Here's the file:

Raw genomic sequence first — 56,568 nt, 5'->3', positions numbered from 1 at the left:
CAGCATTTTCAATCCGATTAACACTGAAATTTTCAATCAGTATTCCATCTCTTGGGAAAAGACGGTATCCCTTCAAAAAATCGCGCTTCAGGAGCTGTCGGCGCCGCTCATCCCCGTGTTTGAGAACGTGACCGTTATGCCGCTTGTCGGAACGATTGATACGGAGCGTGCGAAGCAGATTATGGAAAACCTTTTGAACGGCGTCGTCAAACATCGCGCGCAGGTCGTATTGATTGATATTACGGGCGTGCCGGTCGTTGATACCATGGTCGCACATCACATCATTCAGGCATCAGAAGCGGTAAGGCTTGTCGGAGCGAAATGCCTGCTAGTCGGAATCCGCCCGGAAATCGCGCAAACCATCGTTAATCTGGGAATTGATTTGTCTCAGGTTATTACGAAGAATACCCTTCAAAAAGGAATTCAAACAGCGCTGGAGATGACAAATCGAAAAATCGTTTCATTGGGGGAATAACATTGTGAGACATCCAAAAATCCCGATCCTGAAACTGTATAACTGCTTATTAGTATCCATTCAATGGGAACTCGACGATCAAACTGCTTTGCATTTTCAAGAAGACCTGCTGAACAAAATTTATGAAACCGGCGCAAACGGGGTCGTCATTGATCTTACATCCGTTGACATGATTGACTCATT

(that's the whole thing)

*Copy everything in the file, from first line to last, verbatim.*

Raw genomic sequence first — 56,568 nt, 5'->3', positions numbered from 1 at the left:
CAGCATTTTCAATCCGATTAACACTGAAATTTTCAATCAGTATTCCATCTCTTGGGAAAAGACGGTATCCCTTCAAAAAATCGCGCTTCAGGAGCTGTCGGCGCCGCTCATCCCCGTGTTTGAGAACGTGACCGTTATGCCGCTTGTCGGAACGATTGATACGGAGCGTGCGAAGCAGATTATGGAAAACCTTTTGAACGGCGTCGTCAAACATCGCGCGCAGGTCGTATTGATTGATATTACGGGCGTGCCGGTCGTTGATACCATGGTCGCACATCACATCATTCAGGCATCAGAAGCGGTAAGGCTTGTCGGAGCGAAATGCCTGCTAGTCGGAATCCGCCCGGAAATCGCGCAAACCATCGTTAATCTGGGAATTGATTTGTCTCAGGTTATTACGAAGAATACCCTTCAAAAAGGAATTCAAACAGCGCTGGAGATGACAAATCGAAAAATCGTTTCATTGGGGGAATAACATTGTGAGACATCCAAAAATCCCGATCCTGAAACTGTATAACTGCTTATTAGTATCCATTCAATGGGAACTCGACGATCAAACTGCTTTGCATTTTCAAGAAGACCTGCTGAACAAAATTTATGAAACCGGCGCAAACGGGGTCGTCATTGATCTTACATCCGTTGACATGATTGACTCATT